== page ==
I dutifully took pictures daily to chronicle the progress. I suppose I composed the corresponding blog posts in my head because neither seem to be here. Too bad you can’t read any of it – genius stuff, I assure you. Nevertheless, I’ll correct my omission as best I can.
Let’s see, lots of work. All the rotted framing was replaced on that 15 linear foot run (10 on the side 5 in the back). Earthquake retrofitting was done – bolting that part of the house well and thoroughly to the foundation, strapping the crawl space walls to the first floor, and much sheer walling with thousands of nails. The framing area that meets the foundation was double flashed – first with a tacky tar peel-off sticky stuff and then with metal flashing over it. NO WATER is coming in at the bottom. Not that this was really an issue, but I suppose better than creating a new issue. And the inspector insisted, so the foreman did it.
Brand new insulation was put in – pulverized blue jeans! Cool stuff. There was some verbal back and forth about the window sill and the framing underneath it and whether that was covered in the original contract. I invoked the likelihood of finding fingerprints of the project manager (who incidentally hasn’t been on the property ONCE since this project started) on the rotted wood and it was magically covered under the contract. Two days later, the foreman talks about how my name has been going around the office a lot over this issue. I was uncomfortable with that. If I’m going to be accused of throwing a hissy fit, I’d at least like to actually THROW one. I guess someone’s got one coming then… stay tuned.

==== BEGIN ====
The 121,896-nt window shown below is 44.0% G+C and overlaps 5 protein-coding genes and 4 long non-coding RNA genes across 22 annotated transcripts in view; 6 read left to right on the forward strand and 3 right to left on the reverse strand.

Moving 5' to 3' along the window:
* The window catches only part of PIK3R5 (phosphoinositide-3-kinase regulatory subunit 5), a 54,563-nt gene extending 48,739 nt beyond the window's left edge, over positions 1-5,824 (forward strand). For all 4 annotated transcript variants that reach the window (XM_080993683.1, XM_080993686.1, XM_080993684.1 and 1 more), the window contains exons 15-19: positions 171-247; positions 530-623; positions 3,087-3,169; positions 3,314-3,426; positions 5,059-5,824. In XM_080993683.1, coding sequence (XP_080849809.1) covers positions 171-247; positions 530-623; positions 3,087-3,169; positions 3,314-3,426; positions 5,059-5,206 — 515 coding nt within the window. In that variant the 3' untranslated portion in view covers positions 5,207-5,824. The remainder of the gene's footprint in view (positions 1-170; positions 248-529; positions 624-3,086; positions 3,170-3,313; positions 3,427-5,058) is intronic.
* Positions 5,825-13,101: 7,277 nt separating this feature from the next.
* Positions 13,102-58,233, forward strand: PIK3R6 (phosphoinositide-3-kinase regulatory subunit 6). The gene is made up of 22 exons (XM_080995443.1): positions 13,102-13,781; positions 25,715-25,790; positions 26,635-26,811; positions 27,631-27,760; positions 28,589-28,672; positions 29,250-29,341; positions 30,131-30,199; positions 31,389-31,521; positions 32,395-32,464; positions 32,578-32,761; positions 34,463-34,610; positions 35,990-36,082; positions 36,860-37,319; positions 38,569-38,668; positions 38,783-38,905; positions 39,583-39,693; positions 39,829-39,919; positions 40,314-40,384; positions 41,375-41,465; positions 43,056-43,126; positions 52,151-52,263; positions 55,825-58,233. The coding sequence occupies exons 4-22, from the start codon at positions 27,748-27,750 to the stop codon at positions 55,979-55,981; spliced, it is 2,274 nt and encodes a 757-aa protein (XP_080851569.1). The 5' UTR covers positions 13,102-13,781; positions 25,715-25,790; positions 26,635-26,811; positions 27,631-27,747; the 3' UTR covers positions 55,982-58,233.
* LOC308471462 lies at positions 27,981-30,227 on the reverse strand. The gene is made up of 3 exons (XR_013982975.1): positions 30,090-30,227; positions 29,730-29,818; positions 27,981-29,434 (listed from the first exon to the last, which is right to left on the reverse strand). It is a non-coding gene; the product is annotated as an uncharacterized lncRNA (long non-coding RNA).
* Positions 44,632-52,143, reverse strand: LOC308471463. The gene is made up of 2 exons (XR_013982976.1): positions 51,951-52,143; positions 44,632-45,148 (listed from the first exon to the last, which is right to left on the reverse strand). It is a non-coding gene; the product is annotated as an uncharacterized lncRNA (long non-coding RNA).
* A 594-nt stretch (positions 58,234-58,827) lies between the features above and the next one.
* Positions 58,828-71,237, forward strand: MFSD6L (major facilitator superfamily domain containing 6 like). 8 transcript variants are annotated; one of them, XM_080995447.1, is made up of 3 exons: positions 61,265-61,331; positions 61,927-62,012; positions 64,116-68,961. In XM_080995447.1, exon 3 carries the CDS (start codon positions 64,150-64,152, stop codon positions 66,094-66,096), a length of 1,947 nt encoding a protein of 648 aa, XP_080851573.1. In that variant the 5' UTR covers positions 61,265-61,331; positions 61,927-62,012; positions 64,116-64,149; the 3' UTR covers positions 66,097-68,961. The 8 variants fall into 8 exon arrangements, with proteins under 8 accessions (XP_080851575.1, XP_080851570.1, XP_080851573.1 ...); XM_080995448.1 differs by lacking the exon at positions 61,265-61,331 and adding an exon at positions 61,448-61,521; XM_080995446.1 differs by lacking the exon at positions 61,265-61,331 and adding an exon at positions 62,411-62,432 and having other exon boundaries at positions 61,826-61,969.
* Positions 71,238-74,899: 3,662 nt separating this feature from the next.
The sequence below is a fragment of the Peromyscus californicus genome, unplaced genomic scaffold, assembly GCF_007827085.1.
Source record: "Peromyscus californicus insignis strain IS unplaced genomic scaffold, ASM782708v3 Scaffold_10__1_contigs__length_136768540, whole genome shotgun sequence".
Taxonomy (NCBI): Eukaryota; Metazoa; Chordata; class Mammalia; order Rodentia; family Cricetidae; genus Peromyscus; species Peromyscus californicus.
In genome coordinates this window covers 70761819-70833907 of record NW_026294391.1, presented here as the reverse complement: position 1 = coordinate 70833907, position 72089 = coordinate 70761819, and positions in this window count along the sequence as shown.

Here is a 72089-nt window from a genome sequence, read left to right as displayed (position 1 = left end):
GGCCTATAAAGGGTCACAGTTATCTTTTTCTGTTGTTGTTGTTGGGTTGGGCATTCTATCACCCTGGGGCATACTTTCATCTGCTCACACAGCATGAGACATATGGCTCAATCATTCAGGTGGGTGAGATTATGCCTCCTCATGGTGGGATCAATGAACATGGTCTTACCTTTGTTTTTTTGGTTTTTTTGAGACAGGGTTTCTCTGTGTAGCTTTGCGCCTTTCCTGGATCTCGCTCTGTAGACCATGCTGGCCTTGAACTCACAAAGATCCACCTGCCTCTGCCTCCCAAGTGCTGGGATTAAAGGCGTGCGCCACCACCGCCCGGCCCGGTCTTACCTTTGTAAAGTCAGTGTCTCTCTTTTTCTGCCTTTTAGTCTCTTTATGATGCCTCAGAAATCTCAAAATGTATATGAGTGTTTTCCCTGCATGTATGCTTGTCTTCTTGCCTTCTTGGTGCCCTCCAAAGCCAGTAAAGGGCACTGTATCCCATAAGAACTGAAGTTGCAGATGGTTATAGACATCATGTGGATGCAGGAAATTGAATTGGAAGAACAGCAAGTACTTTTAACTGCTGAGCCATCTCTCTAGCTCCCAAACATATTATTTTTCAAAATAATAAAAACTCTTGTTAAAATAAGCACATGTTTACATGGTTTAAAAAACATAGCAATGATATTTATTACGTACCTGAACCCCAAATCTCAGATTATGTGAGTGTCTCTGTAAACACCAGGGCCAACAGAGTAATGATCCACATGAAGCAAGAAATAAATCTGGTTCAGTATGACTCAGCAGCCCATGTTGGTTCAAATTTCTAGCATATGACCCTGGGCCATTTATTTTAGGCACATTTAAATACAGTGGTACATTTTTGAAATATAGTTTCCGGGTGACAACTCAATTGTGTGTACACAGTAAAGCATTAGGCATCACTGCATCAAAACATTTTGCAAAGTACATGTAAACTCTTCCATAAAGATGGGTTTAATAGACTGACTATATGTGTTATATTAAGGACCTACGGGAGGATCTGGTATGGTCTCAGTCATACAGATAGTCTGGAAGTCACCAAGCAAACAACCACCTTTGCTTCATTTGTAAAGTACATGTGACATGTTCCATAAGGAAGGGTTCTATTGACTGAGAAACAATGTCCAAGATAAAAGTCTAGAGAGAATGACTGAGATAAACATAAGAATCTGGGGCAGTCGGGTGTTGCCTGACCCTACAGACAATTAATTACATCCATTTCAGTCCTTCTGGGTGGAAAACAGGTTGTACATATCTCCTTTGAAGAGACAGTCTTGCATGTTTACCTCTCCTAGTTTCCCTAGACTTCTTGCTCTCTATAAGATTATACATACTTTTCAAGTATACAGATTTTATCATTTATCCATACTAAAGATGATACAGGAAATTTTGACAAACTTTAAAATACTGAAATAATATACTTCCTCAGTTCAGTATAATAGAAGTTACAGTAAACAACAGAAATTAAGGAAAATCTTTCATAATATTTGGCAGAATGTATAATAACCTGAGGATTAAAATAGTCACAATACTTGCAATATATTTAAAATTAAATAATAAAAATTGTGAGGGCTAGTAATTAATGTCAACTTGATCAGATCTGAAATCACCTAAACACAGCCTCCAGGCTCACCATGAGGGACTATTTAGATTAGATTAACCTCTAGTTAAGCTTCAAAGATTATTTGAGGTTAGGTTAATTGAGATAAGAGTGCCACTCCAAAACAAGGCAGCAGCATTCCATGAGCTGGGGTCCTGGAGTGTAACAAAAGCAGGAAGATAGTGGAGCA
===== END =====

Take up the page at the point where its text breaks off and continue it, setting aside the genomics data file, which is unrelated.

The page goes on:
Sort of out of order, but since the contract is paid against milestones reached, it took me by surprise that they were so fixated on having the framing inspection done despite their lack of ability to show up and do a full day’s worth of work during those first 10 days. I was late to the party on the concept but it was all made clear when I got the invoice with the pretty pink sticky note.
What else? The paper and wire went up – this is the tar paper barrier and the chicken wire that holds the stucco in place. Another inspection, another check. The first coat of stucco – called a scratch coat – went up on Thursday (day 16) and they re-did the sheetrock in the bedroom on Friday (day 17).
These guys have shit taste in music by the way. And they don’t remember to turn off the stupid radio when they go to lunch, so I’m stuck in the house with who-the-hell-knows-what blasting through the bedroom wall. By day 17, I’d hit my limit of “PEOPLE” being in my house and am quite sad that they’ll be back Monday morning to do some more interior work.
I WANT MY HOUSE BACK.
Ground level insulation and framing
Bedroom wall framing
Insulation & the interior view of the new framing
Look at the beautiful hunk o' wood above the window
Paper and wire
Stucco scratch coat - side view
Stucco scratch coat - back view